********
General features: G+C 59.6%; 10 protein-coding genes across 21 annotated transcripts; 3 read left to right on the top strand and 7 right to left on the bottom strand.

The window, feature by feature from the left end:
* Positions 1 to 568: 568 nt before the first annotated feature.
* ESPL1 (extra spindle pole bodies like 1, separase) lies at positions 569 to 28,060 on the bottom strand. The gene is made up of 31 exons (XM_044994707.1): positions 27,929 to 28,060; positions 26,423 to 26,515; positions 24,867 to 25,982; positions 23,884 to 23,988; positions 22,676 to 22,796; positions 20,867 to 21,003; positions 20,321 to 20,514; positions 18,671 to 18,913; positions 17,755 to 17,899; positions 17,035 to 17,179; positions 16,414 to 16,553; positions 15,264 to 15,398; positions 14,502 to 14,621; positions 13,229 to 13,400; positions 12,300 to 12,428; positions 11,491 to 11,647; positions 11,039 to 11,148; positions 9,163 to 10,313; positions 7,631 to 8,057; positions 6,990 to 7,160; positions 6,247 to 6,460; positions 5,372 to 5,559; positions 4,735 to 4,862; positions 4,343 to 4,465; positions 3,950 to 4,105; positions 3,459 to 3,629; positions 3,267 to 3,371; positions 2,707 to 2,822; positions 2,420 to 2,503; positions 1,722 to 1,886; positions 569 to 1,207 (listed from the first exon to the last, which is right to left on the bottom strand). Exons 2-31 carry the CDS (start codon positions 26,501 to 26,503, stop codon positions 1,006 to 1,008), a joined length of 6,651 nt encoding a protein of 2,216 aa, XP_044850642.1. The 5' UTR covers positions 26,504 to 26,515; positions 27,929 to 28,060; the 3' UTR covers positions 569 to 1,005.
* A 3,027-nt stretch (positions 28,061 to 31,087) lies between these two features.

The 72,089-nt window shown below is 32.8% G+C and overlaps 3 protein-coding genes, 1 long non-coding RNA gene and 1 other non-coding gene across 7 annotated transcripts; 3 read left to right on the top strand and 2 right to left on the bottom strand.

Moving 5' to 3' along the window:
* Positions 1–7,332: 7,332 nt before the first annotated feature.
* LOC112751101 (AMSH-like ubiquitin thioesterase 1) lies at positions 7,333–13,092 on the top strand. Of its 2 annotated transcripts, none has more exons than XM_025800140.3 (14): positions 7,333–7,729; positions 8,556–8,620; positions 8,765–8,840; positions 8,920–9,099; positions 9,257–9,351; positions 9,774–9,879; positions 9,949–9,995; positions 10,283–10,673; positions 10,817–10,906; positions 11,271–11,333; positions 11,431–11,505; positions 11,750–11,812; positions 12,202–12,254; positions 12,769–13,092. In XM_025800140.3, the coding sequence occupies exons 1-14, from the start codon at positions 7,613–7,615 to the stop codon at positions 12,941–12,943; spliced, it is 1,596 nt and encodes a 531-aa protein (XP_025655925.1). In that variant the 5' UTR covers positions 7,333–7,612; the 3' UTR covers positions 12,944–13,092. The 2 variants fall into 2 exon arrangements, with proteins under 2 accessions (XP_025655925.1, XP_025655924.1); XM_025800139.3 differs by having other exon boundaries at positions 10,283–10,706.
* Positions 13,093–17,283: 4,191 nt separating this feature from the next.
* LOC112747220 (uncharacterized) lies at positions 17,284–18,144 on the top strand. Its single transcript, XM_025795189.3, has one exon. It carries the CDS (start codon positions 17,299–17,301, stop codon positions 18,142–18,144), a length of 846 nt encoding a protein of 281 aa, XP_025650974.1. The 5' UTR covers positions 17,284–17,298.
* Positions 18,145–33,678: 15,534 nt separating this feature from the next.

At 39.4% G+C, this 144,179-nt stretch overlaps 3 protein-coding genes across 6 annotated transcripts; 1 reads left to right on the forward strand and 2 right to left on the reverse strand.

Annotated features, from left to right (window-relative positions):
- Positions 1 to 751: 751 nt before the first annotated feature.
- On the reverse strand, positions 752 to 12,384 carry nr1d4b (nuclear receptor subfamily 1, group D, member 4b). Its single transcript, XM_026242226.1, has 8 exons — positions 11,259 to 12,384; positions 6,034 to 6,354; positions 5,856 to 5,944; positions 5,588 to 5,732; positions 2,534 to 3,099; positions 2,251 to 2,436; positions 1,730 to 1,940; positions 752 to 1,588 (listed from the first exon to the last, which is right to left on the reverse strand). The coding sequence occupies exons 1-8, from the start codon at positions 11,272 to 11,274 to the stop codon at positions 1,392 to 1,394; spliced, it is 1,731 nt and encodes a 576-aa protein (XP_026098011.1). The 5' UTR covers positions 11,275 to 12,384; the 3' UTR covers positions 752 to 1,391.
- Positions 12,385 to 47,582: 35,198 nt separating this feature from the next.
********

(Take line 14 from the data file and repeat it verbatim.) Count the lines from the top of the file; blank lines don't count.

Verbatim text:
Annotated features, from left to right (window-relative positions):